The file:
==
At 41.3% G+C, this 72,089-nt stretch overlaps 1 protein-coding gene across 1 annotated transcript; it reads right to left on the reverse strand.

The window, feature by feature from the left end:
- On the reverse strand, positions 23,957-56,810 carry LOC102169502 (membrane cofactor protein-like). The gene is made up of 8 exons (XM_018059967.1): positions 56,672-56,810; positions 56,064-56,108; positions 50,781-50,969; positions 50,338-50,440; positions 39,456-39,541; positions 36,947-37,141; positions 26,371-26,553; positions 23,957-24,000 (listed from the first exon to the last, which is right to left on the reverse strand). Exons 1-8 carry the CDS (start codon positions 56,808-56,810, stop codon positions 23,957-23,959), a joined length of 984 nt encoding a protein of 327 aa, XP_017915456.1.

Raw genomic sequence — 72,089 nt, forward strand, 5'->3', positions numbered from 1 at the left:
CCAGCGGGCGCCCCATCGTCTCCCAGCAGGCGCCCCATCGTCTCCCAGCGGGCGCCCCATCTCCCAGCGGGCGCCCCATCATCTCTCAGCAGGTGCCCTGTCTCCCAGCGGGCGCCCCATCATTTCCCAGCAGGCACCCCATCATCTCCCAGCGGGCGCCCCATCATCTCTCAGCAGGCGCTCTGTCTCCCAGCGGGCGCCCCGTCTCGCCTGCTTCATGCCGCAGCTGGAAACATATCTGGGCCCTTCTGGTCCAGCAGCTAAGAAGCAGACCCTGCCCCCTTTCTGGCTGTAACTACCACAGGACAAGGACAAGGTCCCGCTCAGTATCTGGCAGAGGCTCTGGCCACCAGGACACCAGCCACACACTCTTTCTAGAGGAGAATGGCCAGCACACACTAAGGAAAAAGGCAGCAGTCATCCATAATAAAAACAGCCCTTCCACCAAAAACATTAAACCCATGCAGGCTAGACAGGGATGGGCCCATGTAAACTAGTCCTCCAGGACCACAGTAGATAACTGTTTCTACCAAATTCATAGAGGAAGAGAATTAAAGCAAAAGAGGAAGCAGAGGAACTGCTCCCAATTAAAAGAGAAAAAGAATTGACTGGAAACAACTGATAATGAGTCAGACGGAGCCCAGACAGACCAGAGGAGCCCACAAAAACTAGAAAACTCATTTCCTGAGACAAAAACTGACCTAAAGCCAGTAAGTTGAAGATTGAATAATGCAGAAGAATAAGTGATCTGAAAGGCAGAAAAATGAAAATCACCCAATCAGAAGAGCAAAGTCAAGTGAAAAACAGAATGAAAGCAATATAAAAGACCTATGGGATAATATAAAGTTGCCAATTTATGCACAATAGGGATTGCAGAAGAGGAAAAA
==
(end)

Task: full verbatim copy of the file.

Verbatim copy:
At 41.3% G+C, this 72,089-nt stretch overlaps 1 protein-coding gene across 1 annotated transcript; it reads right to left on the reverse strand.

The window, feature by feature from the left end:
- On the reverse strand, positions 23,957-56,810 carry LOC102169502 (membrane cofactor protein-like). The gene is made up of 8 exons (XM_018059967.1): positions 56,672-56,810; positions 56,064-56,108; positions 50,781-50,969; positions 50,338-50,440; positions 39,456-39,541; positions 36,947-37,141; positions 26,371-26,553; positions 23,957-24,000 (listed from the first exon to the last, which is right to left on the reverse strand). Exons 1-8 carry the CDS (start codon positions 56,808-56,810, stop codon positions 23,957-23,959), a joined length of 984 nt encoding a protein of 327 aa, XP_017915456.1.

Raw genomic sequence — 72,089 nt, forward strand, 5'->3', positions numbered from 1 at the left:
CCAGCGGGCGCCCCATCGTCTCCCAGCAGGCGCCCCATCGTCTCCCAGCGGGCGCCCCATCTCCCAGCGGGCGCCCCATCATCTCTCAGCAGGTGCCCTGTCTCCCAGCGGGCGCCCCATCATTTCCCAGCAGGCACCCCATCATCTCCCAGCGGGCGCCCCATCATCTCTCAGCAGGCGCTCTGTCTCCCAGCGGGCGCCCCGTCTCGCCTGCTTCATGCCGCAGCTGGAAACATATCTGGGCCCTTCTGGTCCAGCAGCTAAGAAGCAGACCCTGCCCCCTTTCTGGCTGTAACTACCACAGGACAAGGACAAGGTCCCGCTCAGTATCTGGCAGAGGCTCTGGCCACCAGGACACCAGCCACACACTCTTTCTAGAGGAGAATGGCCAGCACACACTAAGGAAAAAGGCAGCAGTCATCCATAATAAAAACAGCCCTTCCACCAAAAACATTAAACCCATGCAGGCTAGACAGGGATGGGCCCATGTAAACTAGTCCTCCAGGACCACAGTAGATAACTGTTTCTACCAAATTCATAGAGGAAGAGAATTAAAGCAAAAGAGGAAGCAGAGGAACTGCTCCCAATTAAAAGAGAAAAAGAATTGACTGGAAACAACTGATAATGAGTCAGACGGAGCCCAGACAGACCAGAGGAGCCCACAAAAACTAGAAAACTCATTTCCTGAGACAAAAACTGACCTAAAGCCAGTAAGTTGAAGATTGAATAATGCAGAAGAATAAGTGATCTGAAAGGCAGAAAAATGAAAATCACCCAATCAGAAGAGCAAAGTCAAGTGAAAAACAGAATGAAAGCAATATAAAAGACCTATGGGATAATATAAAGTTGCCAATTTATGCACAATAGGGATTGCAGAAGAGGAAAAA